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Title: Bacteria classification with an electronic nose employing artificial neural networks
Author: Craven, Mark Antony
Awarding Body: University of Warwick
Current Institution: University of Warwick
Date of Award: 1997
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This PhD thesis describes research for a medical application of electronic nose technology. There is a need at present for early detection of bacterial infection in order to improve treatment. At present, the clinical methods used to detect and classify bacteria types (usually using samples of infected matter taken from patients) can take up to two or three days. Many experienced medical staff, who treat bacterial infections, are able to recognise some types of bacteria from their odours. Identification of pathogens (i.e. bacteria responsible for disease) from their odours using an electronic nose could provide a rapid measurement and therefore early treatment. This research project used existing sensor technology in the form of an electronic nose in conjunction with data pre-processing and classification methods to classify up to four bacteria types from their odours. Research was performed mostly in the area of signal conditioning, data pre-processing and classification. A major area of interest was the use of artificial neural networks classifiers. There were three main objectives. First, to classify successfully a small range of bacteria types. Second, to identify issues relating to bacteria odour that affect the ability of an artificially intelligent system to classify bacteria from odour alone. And third, to establish optimal signal conditioning, data pre-processing and classification methods. The Electronic Nose consisted of a gas sensor array with temperature and humidity sensors, signal conditioning circuits, and gas flow apparatus. The bacteria odour was analysed using an automated sampling system, which used computer software to direct gas flow through one of several vessels (which were used to contain the odour samples), into the Electronic Nose. The electrical resistance of the odour sensors were monitored and output as electronic signals to a computer. The purpose of the automated sampling system was to improve repeatability and reduce human error. Further improvement of the Electronic Nose were implemented as a temperature control system which controlled the ambient gas temperature, and a new gas sensor chamber which incorporated improved gas flow. The odour data were collected and stored as numerical values within data files in the computer system. Once the data were stored in a non-volatile manner various classification experiments were performed. Comparisons were made and conclusions were drawn from the performance of various data pre-processing and classification methods. Classification methods employed included artificial neural networks, discriminant function analysis and multi-variate linear regression. For classifying one from four types, the best accuracy achieved was 92.78%. This was achieved using a growth phase compensated multiple layer perceptron. For identifying a single bacteria type from a mixture of two different types, the best accuracy was 96.30%. This was achieved using a standard multiple layer perceptron. Classification of bacteria odours is a typical `real world' application of the kind that electronic noses will have to be applied to if this technology is to be successful. The methods and principles researched here are one step towards the goal of introducing artificially intelligent sensor systems into everyday use. The results are promising and showed that it is feasible to used Electronic Nose technology in this application and that with further development useful products could be developed. The conclusion from this thesis is that an electronic nose can detect and classify different types of bacteria.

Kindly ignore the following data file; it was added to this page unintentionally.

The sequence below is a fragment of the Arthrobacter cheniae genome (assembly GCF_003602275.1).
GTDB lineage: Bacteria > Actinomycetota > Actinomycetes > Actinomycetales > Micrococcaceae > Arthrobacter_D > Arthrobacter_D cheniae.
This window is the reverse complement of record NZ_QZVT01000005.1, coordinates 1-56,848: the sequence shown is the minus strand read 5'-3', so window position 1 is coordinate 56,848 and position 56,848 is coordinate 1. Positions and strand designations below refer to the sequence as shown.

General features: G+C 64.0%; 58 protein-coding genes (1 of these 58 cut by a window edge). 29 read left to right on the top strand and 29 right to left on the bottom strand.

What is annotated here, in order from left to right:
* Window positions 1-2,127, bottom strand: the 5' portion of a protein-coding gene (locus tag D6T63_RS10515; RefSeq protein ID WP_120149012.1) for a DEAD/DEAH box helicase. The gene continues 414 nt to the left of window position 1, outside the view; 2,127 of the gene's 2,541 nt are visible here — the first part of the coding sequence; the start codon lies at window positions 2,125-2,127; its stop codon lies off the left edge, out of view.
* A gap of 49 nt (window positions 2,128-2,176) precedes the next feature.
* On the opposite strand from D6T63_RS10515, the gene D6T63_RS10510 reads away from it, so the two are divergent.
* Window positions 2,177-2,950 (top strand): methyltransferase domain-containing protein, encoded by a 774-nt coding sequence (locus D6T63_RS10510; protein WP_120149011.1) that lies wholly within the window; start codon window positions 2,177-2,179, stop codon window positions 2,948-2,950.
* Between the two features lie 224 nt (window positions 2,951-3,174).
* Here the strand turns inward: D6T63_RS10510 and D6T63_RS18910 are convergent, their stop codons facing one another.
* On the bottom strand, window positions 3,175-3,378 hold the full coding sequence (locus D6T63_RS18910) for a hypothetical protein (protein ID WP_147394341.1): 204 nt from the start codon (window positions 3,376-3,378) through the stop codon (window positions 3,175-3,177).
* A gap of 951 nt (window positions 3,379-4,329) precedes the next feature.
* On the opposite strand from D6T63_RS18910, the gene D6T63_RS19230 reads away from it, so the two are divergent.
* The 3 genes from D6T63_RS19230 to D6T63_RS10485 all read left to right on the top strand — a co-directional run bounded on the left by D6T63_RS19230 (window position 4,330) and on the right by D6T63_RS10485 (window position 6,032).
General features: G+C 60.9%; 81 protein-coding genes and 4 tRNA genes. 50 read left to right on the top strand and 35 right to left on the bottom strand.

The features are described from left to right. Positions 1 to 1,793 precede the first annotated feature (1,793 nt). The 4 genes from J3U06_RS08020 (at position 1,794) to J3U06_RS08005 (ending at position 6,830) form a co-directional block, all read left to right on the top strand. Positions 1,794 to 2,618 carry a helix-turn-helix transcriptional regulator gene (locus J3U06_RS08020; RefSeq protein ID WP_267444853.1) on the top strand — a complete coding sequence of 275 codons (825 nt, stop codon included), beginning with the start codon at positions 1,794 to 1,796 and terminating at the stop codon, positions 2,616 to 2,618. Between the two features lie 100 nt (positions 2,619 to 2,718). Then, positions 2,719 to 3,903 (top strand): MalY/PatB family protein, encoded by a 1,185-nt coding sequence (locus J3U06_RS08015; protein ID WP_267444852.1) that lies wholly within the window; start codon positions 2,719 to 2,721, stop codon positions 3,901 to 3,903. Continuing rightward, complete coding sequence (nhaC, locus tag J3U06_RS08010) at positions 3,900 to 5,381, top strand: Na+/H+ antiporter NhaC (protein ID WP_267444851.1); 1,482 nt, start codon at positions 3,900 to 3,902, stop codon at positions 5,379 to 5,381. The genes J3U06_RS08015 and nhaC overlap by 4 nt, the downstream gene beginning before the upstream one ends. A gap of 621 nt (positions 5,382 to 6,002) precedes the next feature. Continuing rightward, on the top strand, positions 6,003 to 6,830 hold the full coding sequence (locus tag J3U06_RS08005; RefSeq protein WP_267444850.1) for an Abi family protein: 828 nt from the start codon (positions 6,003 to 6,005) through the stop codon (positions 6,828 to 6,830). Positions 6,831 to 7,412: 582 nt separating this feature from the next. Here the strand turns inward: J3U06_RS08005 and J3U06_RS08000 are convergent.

Supervisor: Not available Sponsor: Engineering and Physical Sciences Research Council (EPSRC)
Qualification Name: Thesis (Ph.D.) Qualification Level: Doctoral
EThOS ID:  DOI: Not available
Keywords: QR Microbiology ; TP Chemical technology Biomedical engineering Biochemical engineering Medicine Molecular biology Cytology Genetics